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Dinner and a Movie: Pairing Food and Wine With Four Great Films of the Modern Era

Updated on April 11, 2013

Great Films and the Food and Wine That Enhances Them Best

Most of the time, what I decide to buy at the grocery store and ultimately cook and uncork at home have been paired in my mind in advance, I do this unknowingly. Wherever my pallete is at any given time totally dictates what goes in the basket. The pursuit of elevating the tasting experience of mealtime is inspiring and continually motivating me to try new recipes and new wine pairings. Now, here I'm thinking, you're as passionate about film as you are about wine(movie company execs that read this, contact me, I'm sitting on the most amazing screenplay). I digress. So what the hey, let's combine it all into one experience. Why not start enhancing your favorite films with the appropriate food and wine pairing. Enhancing the movie experience with something so essential to life, dinner, just by adding something relevant to the film that further immerses you into the story. That's what I call a good time and a noble exercise at the very least.

So without further ado, here is what I consider four of the best films of the modern era and the meal pairings I guarantee will put your sense of taste in the scene. Yes, I realize that everyone's got their own list, yadda, yadda yadda. My article, my list.

Barry Lyndon

This period piece takes place in and out of European high society during the mid 18th century and it was written and directed by Stanley Kubrick. Don't let the fact that it stars Ryan O'Neal turn you off. Kubrick perfectly cast him as the lead, an impudently charming rube who takes a meandering route in and out of high society. Kubricks attention to period detail and the cinematography are peerless, striking examples of what is cinematically possible. This remains the most beautiful film I have ever seen. I could watch this one on mute and love every second. Whenever I come across this film on t.v., I put down the clicker powerlessly.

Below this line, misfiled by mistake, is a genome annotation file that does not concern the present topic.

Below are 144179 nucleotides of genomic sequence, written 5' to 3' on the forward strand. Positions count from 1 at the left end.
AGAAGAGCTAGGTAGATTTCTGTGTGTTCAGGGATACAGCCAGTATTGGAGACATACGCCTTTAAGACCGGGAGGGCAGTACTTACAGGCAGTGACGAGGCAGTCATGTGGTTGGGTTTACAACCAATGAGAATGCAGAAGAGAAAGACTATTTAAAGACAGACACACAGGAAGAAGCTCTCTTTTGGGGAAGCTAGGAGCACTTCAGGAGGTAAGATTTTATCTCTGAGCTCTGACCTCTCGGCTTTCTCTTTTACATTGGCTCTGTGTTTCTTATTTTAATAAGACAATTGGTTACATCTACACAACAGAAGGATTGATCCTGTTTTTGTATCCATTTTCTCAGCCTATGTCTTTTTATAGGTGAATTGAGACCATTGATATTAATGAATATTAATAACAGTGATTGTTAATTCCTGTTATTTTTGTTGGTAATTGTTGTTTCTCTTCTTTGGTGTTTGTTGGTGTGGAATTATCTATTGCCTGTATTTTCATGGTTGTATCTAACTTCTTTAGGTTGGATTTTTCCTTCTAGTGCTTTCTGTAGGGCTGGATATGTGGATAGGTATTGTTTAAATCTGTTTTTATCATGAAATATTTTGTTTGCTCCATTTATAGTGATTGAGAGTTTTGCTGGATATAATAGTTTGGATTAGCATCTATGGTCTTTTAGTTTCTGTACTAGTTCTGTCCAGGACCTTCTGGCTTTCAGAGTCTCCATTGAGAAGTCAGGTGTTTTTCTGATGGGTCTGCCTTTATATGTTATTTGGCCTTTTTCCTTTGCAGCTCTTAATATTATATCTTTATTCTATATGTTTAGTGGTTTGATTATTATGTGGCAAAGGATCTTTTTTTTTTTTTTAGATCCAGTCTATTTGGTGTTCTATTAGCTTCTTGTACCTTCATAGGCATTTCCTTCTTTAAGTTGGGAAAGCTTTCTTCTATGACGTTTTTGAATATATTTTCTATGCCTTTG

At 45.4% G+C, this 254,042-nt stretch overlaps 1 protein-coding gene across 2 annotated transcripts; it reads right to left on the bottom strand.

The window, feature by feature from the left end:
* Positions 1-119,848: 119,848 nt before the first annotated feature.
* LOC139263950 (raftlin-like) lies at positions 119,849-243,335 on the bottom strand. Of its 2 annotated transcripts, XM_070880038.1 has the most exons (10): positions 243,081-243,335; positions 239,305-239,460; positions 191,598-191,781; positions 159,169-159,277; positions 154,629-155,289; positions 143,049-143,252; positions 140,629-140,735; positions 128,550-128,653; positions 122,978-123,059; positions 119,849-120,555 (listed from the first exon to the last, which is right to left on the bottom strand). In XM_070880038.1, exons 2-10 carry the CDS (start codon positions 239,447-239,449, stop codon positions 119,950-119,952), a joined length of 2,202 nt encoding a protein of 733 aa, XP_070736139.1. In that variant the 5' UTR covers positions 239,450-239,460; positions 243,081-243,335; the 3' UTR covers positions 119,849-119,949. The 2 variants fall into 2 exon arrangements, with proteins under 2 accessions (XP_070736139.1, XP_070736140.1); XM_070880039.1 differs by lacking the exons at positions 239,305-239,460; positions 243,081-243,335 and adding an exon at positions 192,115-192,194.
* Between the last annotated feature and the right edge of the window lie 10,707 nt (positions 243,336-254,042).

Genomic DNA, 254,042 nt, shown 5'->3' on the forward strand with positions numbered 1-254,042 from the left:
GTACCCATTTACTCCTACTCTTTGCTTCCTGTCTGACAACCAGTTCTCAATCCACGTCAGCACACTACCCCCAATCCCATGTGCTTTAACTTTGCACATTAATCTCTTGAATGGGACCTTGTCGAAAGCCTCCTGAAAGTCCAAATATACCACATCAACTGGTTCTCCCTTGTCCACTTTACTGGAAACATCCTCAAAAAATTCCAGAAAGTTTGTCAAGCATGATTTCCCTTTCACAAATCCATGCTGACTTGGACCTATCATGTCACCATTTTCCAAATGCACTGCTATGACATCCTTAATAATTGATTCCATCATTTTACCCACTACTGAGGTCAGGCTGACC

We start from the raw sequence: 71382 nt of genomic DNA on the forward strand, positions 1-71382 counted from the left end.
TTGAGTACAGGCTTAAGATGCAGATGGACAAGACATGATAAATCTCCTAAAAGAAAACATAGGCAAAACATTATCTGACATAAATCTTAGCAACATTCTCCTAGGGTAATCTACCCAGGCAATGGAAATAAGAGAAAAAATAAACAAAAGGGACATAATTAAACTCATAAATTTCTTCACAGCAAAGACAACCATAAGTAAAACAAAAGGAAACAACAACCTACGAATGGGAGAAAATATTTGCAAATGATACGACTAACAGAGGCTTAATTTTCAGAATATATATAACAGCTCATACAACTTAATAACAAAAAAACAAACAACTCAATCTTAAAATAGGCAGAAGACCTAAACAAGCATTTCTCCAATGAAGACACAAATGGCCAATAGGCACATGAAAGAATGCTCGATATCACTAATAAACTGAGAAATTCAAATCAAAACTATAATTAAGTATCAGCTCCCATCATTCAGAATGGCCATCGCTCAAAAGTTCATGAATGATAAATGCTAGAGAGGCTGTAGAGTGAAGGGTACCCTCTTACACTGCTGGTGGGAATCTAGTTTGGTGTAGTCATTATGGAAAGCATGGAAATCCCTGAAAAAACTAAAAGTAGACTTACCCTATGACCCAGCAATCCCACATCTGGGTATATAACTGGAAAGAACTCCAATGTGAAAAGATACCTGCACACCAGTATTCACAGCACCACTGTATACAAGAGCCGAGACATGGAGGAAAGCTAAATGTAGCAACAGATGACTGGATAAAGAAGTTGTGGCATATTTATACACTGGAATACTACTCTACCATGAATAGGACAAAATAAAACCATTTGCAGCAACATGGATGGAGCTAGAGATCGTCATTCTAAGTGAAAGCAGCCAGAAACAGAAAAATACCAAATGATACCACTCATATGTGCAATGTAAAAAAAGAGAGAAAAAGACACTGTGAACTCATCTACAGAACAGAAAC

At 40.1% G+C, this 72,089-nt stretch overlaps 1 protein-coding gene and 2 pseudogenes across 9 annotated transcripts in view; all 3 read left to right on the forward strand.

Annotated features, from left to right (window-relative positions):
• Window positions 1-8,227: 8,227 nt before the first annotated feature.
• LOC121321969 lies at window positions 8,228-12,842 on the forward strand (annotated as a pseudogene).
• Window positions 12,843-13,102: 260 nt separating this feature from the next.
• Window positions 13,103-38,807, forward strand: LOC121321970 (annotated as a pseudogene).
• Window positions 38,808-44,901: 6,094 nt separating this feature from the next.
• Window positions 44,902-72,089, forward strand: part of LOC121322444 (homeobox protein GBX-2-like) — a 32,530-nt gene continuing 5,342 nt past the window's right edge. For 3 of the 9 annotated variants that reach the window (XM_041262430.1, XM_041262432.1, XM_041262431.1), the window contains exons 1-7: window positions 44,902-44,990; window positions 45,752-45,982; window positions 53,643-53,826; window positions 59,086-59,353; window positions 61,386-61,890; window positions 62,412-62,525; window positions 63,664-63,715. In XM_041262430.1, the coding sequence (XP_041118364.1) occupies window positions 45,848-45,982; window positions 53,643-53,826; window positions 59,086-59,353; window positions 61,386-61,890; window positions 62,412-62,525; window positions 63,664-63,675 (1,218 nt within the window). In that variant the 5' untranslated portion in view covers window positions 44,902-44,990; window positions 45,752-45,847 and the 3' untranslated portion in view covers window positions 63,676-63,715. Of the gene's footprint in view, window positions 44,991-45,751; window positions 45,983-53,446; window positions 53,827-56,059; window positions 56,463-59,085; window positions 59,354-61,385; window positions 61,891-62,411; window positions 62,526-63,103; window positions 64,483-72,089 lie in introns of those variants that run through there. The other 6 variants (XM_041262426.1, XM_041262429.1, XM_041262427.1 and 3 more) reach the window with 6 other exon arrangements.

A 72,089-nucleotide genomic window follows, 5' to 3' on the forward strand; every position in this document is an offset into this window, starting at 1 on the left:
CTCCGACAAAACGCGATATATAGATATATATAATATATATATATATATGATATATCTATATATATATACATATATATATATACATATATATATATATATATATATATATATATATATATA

Pairing

During this era in western Europe, fortified port wines were all the rage, and they swill it uncompromisingly throughout. Any type of port will do, my suggestion foodwise, a hearty blue cheese, roquefort or cambozola will do(if you don't do blue cheese, sub. stilton or english cheddar). Throw some dried apricots, walnuts and pecans on the side and join in on the fun. The simplicity of this pairing is great, the flavor combo even better.

Suggested Ports, 2007 Dow's Vintage Port, 2007 Fonseca Vintage Port

2007 was an epic vintage in Portugal, buy it while you can.

Jean de Florette(pt. 1) Manon of the Spring(pt. 2)

This French film combo is one of the most engrossing tales of lost love, land battles and unforeseen plot twists that you can find out there. I'm not even into French films, but this one was good enough to find success stateside for good reason. It takes place in the early 20th century in the rural French countryside. Trust me, the subtitles don't bother you when the film is this good.

Pairing

This is a lot of film, so do as the French do, slow, enjoyable snacking during part one, and slow savory dining during part two. During part one, break out a wedge of Petit Basque cheese, a Basque Shepherds cheese works too, or as well, some country style French baguette(or any rustic styled bread), and fresh sliced apples and pears. Throw in charcuterie of your choice, pate or sausages, then add a bowl of Picholine olives and you'll be sitting at the table with the farmers and villagers. Don't miss any details, as in all well written films, every single second of dialogue and action is integral to the story. Part two calls for Chicken Grandmere(roasted chicken with onions, carrots and potatoes with herb du provence). A simple red table wine from the Languedoc or an inexpensive Cotes du Rhone will substitute well for the homemade wine the characters are enjoying out in the country. Salut!

Suggested Wines, 2010 Chateau du Donjon Grande Tradition(Languedoc), 2010 Domaine du Romane Cotes du Rhone